Reviews |Gitzo microphone boom XL, series 4, 7 section: Review

Gitzo microphone boom XL, series 4, 7 section: Review


During this year’s Photography Show myself and the Camera Jabber team were doing a small FaceBook live feature on the Manfrotto stand. Alonside the tripods, backpacks, backdrops and other equipment I spotted what turned out to be the Gitzo microphone boom XL.

At the time I was filming Jeff running through the Xume Filter adapters with the Manfrotto team. I must admit my attention drifted and once Jeff had rounded up the chat I had time to check out the full potential of what the Gitzo microphone boom XL had to offer. First impressions of what is essentially a collapsable pole was impressive, but what had drawn me to it was the potential to mount a GoPro Karma instead of a microphone.

Without too much persuasion the Manfrotto team allowed me to give it a go, and the results were fantastic, I was basically was able to shoot drone style footage indoors without breaking the law.

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Okay I did get a few odd looks but the results of that footage were superb, and although I only had a couple of minutes, really just to test it out and see if it worked, the seed were sown for a later review. Obviously the fallout from the Photography Show is always hectic, coupled with a local election, and then a general election for good measure, and times been pretty short, but thankfully the Gitzo microphone boom XL, has now arrived and I’ve just given it a go.


Gitzo microphone boom XL: Features

The Gitzo microphone boom XL is constructed from carbon fibre, and as it’s name suggests it’s designed for microphones not a small camera and stabiliser grip to be mounted instead, but a check through the spec’s says that at the very least it can support the weight and the footage I shot back in March has had me itching to try it out again. So the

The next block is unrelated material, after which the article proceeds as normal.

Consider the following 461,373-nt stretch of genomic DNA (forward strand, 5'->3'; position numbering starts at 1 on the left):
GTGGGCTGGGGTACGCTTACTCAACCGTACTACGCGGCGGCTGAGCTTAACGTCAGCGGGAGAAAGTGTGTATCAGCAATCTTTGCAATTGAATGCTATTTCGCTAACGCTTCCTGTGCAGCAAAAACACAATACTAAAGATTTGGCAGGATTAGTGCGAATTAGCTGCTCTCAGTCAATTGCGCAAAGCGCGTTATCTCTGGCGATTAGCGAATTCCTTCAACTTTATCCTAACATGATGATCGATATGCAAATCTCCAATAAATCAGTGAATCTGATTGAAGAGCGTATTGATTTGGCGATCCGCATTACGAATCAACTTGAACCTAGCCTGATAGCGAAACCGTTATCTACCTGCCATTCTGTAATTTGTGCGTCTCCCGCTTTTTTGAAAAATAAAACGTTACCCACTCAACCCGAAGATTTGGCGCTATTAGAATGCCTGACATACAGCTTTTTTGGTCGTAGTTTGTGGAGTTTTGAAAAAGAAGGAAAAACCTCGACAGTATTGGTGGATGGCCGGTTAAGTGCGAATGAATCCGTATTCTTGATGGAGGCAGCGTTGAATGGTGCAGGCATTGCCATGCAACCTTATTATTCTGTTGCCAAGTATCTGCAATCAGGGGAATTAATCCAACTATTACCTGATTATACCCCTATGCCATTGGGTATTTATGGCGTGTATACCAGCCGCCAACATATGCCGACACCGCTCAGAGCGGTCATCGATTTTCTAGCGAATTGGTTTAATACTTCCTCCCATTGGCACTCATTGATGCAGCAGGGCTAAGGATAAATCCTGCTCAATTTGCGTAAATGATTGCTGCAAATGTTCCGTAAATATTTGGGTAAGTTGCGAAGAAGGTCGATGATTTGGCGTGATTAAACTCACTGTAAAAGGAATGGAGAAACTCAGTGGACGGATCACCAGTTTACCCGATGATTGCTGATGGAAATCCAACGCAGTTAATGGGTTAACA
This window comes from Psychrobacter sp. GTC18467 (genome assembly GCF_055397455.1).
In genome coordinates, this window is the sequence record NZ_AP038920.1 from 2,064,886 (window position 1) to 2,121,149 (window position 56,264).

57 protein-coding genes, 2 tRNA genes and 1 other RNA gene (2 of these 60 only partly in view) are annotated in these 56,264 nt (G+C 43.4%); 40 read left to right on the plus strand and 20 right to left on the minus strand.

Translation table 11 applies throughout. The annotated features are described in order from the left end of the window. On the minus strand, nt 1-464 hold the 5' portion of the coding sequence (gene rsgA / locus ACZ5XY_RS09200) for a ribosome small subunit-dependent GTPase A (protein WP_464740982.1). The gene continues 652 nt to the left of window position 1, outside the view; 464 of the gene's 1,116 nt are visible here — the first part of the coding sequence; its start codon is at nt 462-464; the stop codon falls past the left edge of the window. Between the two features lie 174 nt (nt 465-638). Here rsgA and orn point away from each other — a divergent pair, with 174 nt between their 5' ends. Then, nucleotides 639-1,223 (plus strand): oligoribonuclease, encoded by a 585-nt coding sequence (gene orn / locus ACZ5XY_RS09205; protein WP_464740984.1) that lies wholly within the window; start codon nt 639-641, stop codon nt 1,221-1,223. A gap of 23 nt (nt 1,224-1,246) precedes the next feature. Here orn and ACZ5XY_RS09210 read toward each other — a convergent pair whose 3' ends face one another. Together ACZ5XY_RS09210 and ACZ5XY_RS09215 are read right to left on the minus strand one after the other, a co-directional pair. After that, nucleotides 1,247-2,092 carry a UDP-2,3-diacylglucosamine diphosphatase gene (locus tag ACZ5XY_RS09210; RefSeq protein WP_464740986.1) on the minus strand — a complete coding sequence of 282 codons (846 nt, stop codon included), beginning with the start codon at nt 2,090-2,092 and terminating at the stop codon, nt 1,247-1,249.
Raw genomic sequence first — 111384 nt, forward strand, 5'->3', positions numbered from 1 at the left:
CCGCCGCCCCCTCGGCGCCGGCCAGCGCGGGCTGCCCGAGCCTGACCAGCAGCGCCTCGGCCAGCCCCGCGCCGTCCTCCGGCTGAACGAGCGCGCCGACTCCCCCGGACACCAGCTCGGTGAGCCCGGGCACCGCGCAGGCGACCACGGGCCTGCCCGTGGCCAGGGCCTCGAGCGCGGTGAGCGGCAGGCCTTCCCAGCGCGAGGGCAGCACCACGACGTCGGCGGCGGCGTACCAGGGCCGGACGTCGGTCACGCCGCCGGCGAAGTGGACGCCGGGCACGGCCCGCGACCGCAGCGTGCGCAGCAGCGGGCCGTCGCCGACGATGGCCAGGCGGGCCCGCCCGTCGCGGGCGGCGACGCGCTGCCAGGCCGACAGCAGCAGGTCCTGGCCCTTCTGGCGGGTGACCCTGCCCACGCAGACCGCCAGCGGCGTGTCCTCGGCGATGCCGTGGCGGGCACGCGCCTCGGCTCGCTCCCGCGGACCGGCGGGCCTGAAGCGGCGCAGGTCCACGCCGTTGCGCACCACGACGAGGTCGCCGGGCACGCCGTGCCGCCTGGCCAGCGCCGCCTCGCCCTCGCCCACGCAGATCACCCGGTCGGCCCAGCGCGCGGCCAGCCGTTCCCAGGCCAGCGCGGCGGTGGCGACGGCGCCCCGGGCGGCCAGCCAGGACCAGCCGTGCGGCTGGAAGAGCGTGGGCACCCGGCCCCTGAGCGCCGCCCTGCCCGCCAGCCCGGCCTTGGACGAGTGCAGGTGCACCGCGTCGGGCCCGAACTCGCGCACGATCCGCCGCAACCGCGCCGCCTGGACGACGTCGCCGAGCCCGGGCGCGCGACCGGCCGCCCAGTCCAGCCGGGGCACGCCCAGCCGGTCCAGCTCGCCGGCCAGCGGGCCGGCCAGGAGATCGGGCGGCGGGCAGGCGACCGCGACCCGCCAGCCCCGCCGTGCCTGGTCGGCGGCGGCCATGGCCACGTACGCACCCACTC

Construction is obviously solid with usual twist lock on the leg and this enables you to extend to the full 4.7m height.  Fully packed down the even sections measured just 100cm with each section released and held by twist locks. The full weight is an incredibly light 1120g and it can hold a maximum payload of 2KG. The GoPro Hero5 and Karma weigh in at around 620g so well under the maximum weight limit for the pole.


Each section of the pole is held in place by twist locks and these are well renowned for locking good and tight to make sure everything stays locked and in place as you intended. On the head end of the poll is the standard tripod sized 1/4-inch or 3/8-inch thread which is usually use to attach a microphone mount, or in our case the GoPro camera adapter.

On the other end of the Gitzo microphone boom XL is a rubberised end cap and this can be unscrewed to attach counter weights or feed through internal cabels, neither of which I’ll need for this test. This rubberised end actually sits nicely into your waist if you’re trying to support the weight.

Gitzo microphone boom XL: Build quality and handling

Gitzo  has a long tradition of premium support products and this really shows in the quality of the finish and parts, for what is essentially an extendable pole. The pole is made from Gitzo’s CarbonExact material which has a tight weave, the leg locks are finished with metal and hardwearing rubber.

Each of these locks the section firmly into place and a simple quarter turn releases easily enough. These locks are smooth and easy to use and  even with the additional weight of the GoPro Karma mounted there’s no chance of these twist locks releasing.


As with all Gitzo products this pole is rather expensive at a whopping £499.99, so if you’re going to make that kind of investment you want to know that it is going to last a lifetime. With all tripods it’s usually these locks that will let you down. Here it’s good to see that each section can be fully dismantled and cleaned and as it’s Gitzo spare shims and alike are always available.

To clean and maintain the pole is straight forward; fully unscrew the twist lock and the sections can be removed making sure that you keep tabs on the plastic shims as the sections are separated. Reassembly is a little tricky as each section has to fit back in the right way, but once you get the technique it’s easy enough.

Attaching the GoPro to the top of the pole is a simple case of attaching the GoPro to a tripod mount adapter an then screwing into place. Once done the Karma Grip can then be attached.